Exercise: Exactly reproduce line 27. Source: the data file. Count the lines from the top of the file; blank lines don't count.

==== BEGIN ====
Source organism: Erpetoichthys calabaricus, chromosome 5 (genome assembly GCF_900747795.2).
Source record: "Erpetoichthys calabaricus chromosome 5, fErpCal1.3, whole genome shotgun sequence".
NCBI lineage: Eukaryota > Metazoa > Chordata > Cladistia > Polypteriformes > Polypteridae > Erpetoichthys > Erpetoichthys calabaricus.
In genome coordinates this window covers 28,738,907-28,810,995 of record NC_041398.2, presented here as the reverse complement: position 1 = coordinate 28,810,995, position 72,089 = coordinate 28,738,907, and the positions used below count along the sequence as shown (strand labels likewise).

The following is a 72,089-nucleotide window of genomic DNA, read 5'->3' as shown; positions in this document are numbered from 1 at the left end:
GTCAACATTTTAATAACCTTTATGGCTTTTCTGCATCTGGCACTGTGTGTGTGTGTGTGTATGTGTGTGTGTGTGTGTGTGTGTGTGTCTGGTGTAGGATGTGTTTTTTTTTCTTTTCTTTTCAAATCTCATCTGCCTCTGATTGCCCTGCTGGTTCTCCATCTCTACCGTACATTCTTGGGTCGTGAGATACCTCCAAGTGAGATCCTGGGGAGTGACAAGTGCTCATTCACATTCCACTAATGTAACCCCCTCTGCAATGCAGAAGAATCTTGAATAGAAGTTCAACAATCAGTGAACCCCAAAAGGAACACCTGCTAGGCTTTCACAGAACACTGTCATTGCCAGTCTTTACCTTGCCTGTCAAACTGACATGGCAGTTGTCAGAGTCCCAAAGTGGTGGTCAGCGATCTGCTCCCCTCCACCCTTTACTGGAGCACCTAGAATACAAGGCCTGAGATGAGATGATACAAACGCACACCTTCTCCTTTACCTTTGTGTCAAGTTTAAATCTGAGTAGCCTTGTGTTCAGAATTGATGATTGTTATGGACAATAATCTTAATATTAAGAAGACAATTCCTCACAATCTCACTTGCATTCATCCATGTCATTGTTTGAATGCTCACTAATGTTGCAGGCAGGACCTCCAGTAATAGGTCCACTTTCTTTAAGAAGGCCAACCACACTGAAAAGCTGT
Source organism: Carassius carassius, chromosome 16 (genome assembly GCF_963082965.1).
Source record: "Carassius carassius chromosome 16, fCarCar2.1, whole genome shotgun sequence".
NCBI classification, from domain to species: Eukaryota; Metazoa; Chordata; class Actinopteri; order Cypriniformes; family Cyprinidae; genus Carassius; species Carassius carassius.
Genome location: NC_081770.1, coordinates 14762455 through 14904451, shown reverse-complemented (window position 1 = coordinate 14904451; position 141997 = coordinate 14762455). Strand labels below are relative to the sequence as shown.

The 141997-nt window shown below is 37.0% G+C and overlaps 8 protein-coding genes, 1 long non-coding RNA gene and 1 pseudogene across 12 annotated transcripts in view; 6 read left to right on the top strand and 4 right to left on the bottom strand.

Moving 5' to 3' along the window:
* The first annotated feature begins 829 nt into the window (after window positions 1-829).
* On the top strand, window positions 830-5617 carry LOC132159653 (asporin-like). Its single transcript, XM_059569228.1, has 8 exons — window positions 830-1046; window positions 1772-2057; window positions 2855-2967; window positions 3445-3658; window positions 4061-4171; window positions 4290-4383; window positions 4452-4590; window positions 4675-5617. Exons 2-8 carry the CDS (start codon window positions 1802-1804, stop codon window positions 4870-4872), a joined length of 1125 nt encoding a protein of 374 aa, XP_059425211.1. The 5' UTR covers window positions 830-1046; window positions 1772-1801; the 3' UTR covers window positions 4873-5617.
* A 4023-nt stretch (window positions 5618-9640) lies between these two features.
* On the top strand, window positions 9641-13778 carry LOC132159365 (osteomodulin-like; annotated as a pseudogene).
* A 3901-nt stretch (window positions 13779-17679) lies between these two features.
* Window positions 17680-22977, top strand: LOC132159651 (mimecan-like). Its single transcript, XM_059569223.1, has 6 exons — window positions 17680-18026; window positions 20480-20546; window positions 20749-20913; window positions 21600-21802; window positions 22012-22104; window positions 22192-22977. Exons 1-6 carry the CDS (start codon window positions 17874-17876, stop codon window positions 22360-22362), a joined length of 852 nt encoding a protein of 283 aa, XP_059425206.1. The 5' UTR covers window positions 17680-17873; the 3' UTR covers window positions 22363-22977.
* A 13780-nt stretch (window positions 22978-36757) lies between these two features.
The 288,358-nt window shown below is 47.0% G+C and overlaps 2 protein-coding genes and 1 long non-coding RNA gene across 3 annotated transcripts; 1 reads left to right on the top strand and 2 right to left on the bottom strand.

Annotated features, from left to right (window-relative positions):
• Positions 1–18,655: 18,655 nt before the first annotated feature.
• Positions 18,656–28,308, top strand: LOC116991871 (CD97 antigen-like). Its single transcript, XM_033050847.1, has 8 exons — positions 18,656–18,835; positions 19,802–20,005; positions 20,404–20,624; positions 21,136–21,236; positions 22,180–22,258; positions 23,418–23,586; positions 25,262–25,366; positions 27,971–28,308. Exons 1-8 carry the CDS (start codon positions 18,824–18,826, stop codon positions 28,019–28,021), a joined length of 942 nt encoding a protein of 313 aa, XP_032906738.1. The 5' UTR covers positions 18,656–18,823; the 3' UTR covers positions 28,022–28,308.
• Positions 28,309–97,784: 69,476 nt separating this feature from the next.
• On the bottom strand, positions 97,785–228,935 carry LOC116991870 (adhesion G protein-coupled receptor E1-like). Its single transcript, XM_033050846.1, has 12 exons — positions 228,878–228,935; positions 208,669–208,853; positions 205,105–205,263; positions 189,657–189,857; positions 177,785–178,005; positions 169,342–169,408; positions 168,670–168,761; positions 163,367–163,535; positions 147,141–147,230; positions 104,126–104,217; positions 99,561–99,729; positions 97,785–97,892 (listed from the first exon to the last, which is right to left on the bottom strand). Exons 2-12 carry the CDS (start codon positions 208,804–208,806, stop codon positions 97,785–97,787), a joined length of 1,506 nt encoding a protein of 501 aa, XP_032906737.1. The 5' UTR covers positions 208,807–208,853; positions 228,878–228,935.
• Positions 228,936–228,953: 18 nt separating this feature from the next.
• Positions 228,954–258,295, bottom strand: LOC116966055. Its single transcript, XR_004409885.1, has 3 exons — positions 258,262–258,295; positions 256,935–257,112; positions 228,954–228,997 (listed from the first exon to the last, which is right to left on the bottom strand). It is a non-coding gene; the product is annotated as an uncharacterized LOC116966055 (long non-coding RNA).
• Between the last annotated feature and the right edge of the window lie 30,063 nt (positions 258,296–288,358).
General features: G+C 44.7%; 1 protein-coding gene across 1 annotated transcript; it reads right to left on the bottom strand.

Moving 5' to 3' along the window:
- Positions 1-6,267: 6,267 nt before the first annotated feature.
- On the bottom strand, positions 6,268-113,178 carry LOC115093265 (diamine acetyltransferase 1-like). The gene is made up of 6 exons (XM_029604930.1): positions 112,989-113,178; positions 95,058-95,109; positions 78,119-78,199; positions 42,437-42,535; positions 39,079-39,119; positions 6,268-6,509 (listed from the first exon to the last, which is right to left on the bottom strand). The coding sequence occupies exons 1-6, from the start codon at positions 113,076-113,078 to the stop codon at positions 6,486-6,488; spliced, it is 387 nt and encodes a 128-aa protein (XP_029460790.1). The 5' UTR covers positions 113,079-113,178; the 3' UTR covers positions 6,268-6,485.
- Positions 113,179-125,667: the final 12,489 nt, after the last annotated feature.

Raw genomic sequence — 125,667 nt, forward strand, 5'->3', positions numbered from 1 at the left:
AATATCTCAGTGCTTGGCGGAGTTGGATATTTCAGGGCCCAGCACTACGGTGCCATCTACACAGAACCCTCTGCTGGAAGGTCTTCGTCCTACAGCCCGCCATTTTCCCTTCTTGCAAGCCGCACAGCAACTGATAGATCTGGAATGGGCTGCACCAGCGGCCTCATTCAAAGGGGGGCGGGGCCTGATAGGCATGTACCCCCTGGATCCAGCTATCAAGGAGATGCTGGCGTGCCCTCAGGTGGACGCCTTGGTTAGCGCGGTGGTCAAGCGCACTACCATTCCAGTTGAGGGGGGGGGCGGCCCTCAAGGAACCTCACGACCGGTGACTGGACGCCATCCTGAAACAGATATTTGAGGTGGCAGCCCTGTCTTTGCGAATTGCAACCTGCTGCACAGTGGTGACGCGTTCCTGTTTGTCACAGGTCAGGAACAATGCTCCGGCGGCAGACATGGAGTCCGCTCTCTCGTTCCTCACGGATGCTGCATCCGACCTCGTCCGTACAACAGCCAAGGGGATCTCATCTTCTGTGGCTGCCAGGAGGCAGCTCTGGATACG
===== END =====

• Positions 228,954–258,295, bottom strand: LOC116966055. Its single transcript, XR_004409885.1, has 3 exons — positions 258,262–258,295; positions 256,935–257,112; positions 228,954–228,997 (listed from the first exon to the last, which is right to left on the bottom strand). It is a non-coding gene; the product is annotated as an uncharacterized LOC116966055 (long non-coding RNA).